It was “unthinkable,” in a situation involving passenger safety and security, for the airport to go ahead without training, she said.

And Laura said costs for the Council had been cut to the bare minimum, with no contingency if anything should happen.

Cllr Dorrien Smith was assured the rise in charges was just for one year, and he withdrew his proposal for a lower increase.

He said he was confident in the islands’ ability to deliver more traffic this season and they’d have an opportunity to “redress” the 5% increase in 12 months time.

Councillors eventually voted for the increase with only Transport Chairman, Cllr Sims, voting against it.

6 Responses to Steamship Company Won’t Pass On Higher Airport Fees To Customers

  1. Cummings February 27, 2015 at 8:12 pm

    From an outsiders perspective, it would appear the Council is not the correct body to be managing the airport, or any thing else !!!
    Perhaps the Council should look towards Cornwall Council and Newquay Airport, while they own the Airport, they have set up Cornwall airport Ltd. to run the Airport. This allows the Council to remain at arms length from the management of the Airport, no interference from Councillors??
    The alternative would to hand over the Airport lock stock and barrel to a Not for profit Company or Community Interest Company. In any of these suggestions it would allow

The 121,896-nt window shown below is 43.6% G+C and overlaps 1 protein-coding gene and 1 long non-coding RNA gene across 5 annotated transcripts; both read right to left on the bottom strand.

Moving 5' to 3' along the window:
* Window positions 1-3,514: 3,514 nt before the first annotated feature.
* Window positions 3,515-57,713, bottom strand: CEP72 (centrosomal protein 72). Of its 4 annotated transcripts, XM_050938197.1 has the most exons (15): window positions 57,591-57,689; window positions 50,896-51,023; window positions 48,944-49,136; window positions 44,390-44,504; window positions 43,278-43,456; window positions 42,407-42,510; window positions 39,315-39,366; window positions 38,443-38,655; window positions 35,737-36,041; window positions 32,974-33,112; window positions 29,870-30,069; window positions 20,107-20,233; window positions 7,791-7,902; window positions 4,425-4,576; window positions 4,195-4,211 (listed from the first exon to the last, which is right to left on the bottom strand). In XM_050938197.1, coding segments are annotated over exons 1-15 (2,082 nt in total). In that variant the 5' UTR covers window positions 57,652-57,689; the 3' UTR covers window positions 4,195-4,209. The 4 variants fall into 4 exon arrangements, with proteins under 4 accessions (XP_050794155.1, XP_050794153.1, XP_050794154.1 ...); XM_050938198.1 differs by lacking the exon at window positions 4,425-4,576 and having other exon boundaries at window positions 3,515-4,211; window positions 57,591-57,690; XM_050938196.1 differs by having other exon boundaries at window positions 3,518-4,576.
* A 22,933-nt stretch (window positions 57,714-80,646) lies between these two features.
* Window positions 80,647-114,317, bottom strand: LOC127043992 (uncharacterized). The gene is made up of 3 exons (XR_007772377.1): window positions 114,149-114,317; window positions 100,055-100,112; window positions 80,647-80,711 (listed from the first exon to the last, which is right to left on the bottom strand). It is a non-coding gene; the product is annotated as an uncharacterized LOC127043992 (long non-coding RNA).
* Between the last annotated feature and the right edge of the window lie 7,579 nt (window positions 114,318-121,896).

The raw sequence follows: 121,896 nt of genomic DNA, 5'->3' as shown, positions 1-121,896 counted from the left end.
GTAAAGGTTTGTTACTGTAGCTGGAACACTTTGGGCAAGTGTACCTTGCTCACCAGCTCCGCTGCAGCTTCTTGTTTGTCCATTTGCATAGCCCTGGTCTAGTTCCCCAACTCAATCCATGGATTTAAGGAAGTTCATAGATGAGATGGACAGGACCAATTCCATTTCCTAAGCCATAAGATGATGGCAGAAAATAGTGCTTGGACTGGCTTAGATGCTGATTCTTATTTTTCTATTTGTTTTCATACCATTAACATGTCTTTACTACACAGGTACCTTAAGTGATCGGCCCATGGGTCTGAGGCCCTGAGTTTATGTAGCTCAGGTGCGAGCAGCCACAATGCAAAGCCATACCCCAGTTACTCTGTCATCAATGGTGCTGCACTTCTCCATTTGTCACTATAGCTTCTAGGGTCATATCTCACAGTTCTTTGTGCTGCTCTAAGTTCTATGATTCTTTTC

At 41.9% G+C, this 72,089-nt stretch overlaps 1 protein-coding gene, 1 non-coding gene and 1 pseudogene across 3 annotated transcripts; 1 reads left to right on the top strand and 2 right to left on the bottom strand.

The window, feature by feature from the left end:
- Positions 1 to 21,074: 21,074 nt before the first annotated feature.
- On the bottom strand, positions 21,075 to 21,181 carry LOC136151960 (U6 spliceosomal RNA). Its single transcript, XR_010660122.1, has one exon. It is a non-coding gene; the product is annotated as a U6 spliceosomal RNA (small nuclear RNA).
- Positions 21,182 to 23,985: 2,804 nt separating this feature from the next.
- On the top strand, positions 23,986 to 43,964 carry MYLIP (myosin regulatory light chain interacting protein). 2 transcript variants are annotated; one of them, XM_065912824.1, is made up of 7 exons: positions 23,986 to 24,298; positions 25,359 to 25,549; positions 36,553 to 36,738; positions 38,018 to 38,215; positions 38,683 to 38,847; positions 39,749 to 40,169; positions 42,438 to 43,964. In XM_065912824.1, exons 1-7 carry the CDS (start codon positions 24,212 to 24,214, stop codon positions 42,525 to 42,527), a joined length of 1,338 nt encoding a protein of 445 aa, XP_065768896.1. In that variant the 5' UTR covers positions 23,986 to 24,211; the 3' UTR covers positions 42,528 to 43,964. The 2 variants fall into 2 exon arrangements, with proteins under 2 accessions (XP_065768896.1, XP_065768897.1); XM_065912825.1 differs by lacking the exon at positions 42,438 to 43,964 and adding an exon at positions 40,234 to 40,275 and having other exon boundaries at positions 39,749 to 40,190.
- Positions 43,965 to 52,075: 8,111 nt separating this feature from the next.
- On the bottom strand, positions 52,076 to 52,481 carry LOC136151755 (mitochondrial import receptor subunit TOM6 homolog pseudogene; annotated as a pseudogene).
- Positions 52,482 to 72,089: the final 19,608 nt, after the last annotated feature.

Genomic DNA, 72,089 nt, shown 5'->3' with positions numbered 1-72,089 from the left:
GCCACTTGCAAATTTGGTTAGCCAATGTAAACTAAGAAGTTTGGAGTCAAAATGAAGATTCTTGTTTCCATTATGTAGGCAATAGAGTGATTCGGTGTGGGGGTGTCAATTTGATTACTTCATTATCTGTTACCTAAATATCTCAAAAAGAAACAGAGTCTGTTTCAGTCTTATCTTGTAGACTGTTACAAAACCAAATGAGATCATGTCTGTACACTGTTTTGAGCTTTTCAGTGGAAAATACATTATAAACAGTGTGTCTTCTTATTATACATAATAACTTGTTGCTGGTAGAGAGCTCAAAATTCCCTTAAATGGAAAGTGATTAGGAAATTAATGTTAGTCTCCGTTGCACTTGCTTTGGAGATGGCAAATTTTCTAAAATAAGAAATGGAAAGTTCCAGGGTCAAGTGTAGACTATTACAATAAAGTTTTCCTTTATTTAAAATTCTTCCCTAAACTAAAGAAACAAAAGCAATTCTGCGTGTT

Board members to appointed with the knowledge of running an airport.
    It may be possible to persuade someone of the standing of Sir Peter Rigby Chairman of the Rigby Group who have a major holding In Exeter International Airport, and as a matter of interest now owns British International Helicopters.

  2. Allan hicks February 27, 2015 at 6:28 pm

    There’s an old saying, “if you think safety is expensive, wait until you have an accident” a good reserve is essential.

    • Stuart Moore March 2, 2015 at 12:44 pm

      Well said Allan

  3. Steve Sims February 27, 2015 at 1:18 pm

    Terry I wish you were on the Transport committee.

  4. Oleg Guraty February 27, 2015 at 1:15 pm

    ‘Rob Goldsmith said the company did not feel an increase as high as 5% was necessary, given the recent growth in the market to Scilly and strength of bookings for the summer season.’ well what about the drop in oil price of nearly 50%??????

  5. -Terry- February 27, 2015 at 10:16 am

    Sorry but RDS is completely wrong.

    So RDS, the only thing that reserves pay for is replacement machinery and runway maintenance? And what happens if a plane crashes? Who pays for that? What happens if they lose ATC’s again? Who pays for that? What happens if x,y,z….the risks of running an airport are huge in this day and age, they can’t run an airport serving 93,000 passengers with a ‘fall-back’ of £50,000 for ‘sundry emergencies’.

    I think the Council should be getting the full £200k each year for their reserves. And what’s more the extra 5% would only, at the very most, cost passengers 70p a ticket because the IOSSCO have kindly agreed to eat the first 5% as highlighted in this article.

    The airport is the second most valuable asset on the islands (after the harbour) and it has to be protected at all costs. If that cost is a 70p increase or a £7 increase, it doesn’t matter, it’s essential, and the type of people who visit Scilly are exactly the type of considered, responsible, intelligent travellers who would understand how important it is for us to charge a little extra to keep flights running on-time and safely to this unique and fragile paradise.

    This is about safety and being prepared for the future. Something the people of Scilly should be very serious about. If you are complaining about a small ticket price increase then you are ignorant to the catastrophic risks associated with running an airport and just how fortunate we are to have one on the islands.